Idiot's Guides: 3D Printing (2015)
Setting Up and Printing
Project Time: 4 hours
For this project, you’re going to be printing a robot figurine modeled by Nathan Deas. What makes this a bit trickier than the previous projects is the print will require the use of supports. This model has a lot of overhanging features, so removable support material has to be used to hold up those features during printing. After the print has finished, however, you can remove the supports.
Load the .STL File
As usual, start by loading the model. In Repetier, click Load and select the robot.stl file, which is included in the model pack at the Idiot’s Guides website (idiotsguides.com/3dprinting). The model should load with the robot’s back facing down, but if it’s not, you can rotate it using the circular rotate button in the top-left corner.
You also have the option of printing the model with the feet down. Printing it with the feet down will reduce the amount of the model that comes into contact with the support material, which should improve the surface quality of the overall print. However, because the feet are small, it will be less stable. To combat this, you’d want to print with a thick brim in order to ensure the model stays upright throughout the entire print.
Preheat the Extruder and Heated Bed, and Load the Filament
With the model loaded, it’s a good idea to set the extruder and heated bed to the temperatures you’ll use when you print. This model should turn out well in both ABS and PLA, so feel free to use either one. Just keep in mind that the extruder and heated bed need to be set at different temperatures depending on which material you use (see project 1 for the temperatures necessary for ABS versus PLA).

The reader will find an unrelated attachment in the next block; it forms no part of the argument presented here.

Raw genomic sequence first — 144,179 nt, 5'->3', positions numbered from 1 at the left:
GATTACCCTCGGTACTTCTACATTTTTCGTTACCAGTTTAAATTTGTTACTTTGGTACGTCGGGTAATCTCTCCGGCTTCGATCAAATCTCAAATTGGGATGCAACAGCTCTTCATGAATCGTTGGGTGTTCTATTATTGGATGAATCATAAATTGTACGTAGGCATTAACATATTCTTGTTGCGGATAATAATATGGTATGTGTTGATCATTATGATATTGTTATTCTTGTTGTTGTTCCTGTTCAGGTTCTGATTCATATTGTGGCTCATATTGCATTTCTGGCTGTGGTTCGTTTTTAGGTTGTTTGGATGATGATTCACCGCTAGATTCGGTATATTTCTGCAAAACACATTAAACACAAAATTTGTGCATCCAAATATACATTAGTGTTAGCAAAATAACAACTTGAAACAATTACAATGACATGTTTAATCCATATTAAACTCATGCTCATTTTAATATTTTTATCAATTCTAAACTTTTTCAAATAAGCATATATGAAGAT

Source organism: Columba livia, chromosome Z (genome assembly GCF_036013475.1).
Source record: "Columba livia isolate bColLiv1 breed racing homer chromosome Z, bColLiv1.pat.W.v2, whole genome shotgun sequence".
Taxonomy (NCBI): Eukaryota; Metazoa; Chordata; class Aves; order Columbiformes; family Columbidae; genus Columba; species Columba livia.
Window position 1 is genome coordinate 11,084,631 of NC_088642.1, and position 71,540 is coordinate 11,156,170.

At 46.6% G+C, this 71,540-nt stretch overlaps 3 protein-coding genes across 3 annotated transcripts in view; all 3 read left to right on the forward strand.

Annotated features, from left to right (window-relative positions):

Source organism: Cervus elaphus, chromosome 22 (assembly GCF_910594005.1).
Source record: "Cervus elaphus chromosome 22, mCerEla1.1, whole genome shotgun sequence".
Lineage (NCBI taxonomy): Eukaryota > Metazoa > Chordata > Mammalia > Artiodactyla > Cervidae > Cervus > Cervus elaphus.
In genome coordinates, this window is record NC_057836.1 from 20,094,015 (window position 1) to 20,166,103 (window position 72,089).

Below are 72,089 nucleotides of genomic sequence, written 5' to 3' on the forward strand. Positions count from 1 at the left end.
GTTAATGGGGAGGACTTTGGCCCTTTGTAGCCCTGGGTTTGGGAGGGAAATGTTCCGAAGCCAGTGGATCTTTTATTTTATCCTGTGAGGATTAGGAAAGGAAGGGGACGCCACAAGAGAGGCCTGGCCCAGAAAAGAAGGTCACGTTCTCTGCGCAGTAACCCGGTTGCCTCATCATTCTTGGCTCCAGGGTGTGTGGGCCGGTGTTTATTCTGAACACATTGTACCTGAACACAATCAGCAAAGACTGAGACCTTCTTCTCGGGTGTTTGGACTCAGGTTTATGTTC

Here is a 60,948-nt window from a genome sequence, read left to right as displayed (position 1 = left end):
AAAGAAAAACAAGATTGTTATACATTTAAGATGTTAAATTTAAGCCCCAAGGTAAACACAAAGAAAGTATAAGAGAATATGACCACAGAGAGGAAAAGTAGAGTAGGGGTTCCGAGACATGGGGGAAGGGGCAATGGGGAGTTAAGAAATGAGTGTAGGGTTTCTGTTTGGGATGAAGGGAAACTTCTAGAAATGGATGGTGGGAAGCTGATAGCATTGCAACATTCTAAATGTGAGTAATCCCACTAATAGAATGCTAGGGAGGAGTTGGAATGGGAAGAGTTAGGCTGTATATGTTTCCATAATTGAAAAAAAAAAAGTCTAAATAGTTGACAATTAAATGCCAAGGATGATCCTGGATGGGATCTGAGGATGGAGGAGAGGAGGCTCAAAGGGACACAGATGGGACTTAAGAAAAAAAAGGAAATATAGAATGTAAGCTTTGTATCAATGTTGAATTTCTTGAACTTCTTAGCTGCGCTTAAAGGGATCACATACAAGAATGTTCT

If your filament isn’t already loaded, you should load it once the extruder is up to temperature; project 1 can give a refresher on the steps to do this, if you need them. If you’re changing filament materials or colors, be sure to extrude at least 100mm of filament. Doing this will basically flush out the old filament.
Modify the Slicer Settings for Supports
Because this model requires supports, you need to change a few settings from the previous prints. The most important of these is turning on support generation. This tells the slicer to create supports where necessary.
Depending on the particular slicer you’re using, the support settings may vary. If there is a simple automatic setting, start with that. Otherwise, you want to tell it to generate supports for overhangs with an angle over 45°. For now, leave the rest of the support settings at their defaults. Getting good supports takes a lot of experimentation, so start with something simple and then refine the settings on future prints.
In Repetier, generating support settings is just a simple click of Generate support material.
Other than the support settings, you also want to make sure your filament diameter is set correctly in order to make sure the supports connect just well enough to the part. Filament is rarely exactly the right diameter, so it’s best to use a pair of digital calipers to measure. Even better, measure in three or four different places on the filament spool and then average the numbers. You can then change your filament diameter setting by clicking Configuration and then going to the Filament Settings tab to match the actual diameter of the filament.
The Filament subsection of the Filament Settings tab has a place where you can adjust the filament diameter.
Also, if you’re using PLA, make sure you turn on your print fan. You’ll find the settings to turn on the fan in the Cooling subsection of the Filament Settings tab. This is always a good idea when printing PLA, but it’s especially important when using support material. Without a fan running, support material might stick too well to the model when printing in PLA.
The Cooling subsection of the Filament Settings tab allows you to turn on and adjust the fan settings.
Slice the Model